The National Primary Health Care Development Agency has disclosed that it has not received any official report of serious adverse effects from any of those who have been vaccinated.
He also stated that NAFDAC has introduced the MED-SAFETY App for people to download and install on their Android and Apple devices, to report any adverse event following immunization (AEFI).
This was disclosed by NPHCDA boss, Dr. Faisal Shuaib in a social media statement on Monday evening at the Presidential Covid-19 briefing.
“As you are aware, AstraZeneca/Oxford COVID-19 vaccines have been distributed to all states and the first phase of our vaccination focusing on frontline health workers and others on essential duties have begun in earnest,” he said.
He disclosed that the vaccines have been disbursed to all state governors apart from Kogi.
On the effects of the vaccine, he said:
- over 8,000 Nigerians have been administered the vaccine. We have not received any official report of serious adverse effects from any of those who have been vaccinated.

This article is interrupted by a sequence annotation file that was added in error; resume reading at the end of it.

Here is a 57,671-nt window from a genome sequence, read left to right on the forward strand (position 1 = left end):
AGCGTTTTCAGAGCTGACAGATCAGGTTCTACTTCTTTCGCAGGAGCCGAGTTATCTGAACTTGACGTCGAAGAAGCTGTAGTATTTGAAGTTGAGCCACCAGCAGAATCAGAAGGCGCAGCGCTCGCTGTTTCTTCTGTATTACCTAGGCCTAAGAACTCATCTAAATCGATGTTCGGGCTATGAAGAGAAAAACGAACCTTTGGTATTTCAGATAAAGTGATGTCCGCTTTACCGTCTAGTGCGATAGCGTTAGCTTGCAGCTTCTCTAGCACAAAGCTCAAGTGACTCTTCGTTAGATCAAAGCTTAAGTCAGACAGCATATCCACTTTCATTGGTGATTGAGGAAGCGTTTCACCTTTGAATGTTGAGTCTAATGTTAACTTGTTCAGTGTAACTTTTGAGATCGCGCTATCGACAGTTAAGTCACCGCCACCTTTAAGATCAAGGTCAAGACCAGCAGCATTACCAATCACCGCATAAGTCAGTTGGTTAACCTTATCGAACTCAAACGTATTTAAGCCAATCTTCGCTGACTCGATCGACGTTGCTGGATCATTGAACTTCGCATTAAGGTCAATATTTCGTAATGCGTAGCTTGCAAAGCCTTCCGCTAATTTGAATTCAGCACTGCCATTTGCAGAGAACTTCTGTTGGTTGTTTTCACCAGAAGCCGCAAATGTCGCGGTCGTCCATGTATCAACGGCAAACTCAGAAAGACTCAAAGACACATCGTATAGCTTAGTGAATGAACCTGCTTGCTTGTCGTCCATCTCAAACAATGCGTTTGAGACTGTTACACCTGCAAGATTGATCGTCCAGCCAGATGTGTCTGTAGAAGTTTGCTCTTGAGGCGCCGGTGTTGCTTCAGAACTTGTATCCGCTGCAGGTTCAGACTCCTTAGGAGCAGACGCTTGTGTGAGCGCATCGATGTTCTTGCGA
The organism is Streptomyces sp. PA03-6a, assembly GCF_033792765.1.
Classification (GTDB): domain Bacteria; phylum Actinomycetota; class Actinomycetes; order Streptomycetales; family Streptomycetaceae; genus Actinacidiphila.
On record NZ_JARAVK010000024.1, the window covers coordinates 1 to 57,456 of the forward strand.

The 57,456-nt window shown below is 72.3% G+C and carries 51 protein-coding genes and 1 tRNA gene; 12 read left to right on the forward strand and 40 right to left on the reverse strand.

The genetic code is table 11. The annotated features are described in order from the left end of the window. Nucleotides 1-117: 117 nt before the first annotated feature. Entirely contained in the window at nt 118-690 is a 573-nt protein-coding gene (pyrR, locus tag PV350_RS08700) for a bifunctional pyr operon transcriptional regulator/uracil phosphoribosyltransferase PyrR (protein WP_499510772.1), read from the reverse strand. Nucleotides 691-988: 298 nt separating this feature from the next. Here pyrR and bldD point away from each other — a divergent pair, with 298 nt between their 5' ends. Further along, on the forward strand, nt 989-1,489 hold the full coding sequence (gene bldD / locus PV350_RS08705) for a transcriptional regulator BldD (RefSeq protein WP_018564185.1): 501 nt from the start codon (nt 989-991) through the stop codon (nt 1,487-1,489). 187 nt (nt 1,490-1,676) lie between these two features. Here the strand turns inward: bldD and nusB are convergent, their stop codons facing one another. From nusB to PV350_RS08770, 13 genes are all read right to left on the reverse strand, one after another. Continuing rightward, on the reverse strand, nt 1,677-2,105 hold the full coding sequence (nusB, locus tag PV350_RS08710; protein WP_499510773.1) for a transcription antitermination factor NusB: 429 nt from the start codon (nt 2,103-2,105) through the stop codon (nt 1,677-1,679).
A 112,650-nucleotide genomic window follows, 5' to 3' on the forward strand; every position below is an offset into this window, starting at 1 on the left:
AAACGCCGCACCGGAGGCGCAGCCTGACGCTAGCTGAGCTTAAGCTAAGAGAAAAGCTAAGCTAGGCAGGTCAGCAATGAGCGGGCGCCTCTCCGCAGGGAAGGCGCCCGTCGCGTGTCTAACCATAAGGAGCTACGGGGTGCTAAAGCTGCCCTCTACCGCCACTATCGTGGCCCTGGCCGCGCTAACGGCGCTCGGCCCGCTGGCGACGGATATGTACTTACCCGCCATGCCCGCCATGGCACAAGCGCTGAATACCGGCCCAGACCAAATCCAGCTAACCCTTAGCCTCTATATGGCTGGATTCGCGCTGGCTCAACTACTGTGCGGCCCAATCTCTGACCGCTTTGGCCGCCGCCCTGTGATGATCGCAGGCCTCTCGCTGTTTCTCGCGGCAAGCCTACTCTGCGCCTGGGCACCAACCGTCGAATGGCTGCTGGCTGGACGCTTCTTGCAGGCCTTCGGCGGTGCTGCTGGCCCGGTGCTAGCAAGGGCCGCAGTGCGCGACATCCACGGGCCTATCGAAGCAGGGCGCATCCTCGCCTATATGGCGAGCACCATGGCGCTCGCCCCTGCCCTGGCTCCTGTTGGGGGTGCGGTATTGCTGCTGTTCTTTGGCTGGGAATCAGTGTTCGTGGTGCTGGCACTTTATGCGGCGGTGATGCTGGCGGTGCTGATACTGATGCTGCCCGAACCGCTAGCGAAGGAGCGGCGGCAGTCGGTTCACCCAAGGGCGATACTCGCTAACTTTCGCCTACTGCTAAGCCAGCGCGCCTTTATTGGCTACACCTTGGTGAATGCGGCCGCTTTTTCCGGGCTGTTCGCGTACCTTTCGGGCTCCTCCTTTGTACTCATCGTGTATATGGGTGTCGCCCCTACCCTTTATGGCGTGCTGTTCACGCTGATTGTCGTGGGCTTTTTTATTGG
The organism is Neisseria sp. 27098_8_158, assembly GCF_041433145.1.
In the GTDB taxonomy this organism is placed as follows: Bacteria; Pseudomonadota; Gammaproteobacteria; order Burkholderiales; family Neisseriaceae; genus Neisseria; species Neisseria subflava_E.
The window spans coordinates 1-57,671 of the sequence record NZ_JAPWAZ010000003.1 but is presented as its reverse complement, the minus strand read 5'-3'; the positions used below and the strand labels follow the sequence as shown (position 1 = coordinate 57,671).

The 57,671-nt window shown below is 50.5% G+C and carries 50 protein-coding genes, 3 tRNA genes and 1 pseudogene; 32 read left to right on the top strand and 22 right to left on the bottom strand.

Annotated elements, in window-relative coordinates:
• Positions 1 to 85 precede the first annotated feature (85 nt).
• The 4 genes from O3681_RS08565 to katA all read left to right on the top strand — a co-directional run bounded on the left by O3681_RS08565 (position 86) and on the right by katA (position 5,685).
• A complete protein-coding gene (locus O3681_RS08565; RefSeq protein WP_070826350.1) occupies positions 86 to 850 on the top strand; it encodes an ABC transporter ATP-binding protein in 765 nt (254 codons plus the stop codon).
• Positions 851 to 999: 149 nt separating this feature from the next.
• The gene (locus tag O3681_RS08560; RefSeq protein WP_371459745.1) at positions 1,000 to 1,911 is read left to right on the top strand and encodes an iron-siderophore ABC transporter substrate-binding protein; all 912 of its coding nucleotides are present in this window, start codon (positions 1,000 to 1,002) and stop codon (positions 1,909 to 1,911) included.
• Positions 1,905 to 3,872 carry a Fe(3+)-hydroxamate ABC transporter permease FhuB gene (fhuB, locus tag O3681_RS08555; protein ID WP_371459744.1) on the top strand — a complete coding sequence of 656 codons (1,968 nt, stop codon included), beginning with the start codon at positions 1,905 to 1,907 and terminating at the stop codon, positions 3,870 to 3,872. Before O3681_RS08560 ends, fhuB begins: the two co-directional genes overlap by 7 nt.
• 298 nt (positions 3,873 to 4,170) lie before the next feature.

- mild side effects such as pain and swelling at the site of the vaccination, are expected. This is normal with any vaccination, and we are working closely with NAFDAC to monitor any unusual adverse reactions.
- NAFDAC has introduced the MED-SAFETY App for people to download and install on their Android and Apple devices, to report any adverse event following immunization (AEFI).
Shuaib added that if the brand is not safe and efficacious enough in protecting people against COVID-19, it would not have been endorsed by WHO and no country, including Nigeria.
he also disclosed that All the identified priority groups are being vaccinated with the first dose of the vaccine and the second dose will be in 12 weeks.
What you should know
- Ireland has suspended the use of the AstraZeneca vaccine over fears of alleged post-jab blood.
- Germany, France and Italy announced on Monday they would suspend AstraZeneca COVID-19 vaccine disbursement after multiple countries reported possible serious side-effects. However, the WHO said there was no proven link and people should not panic.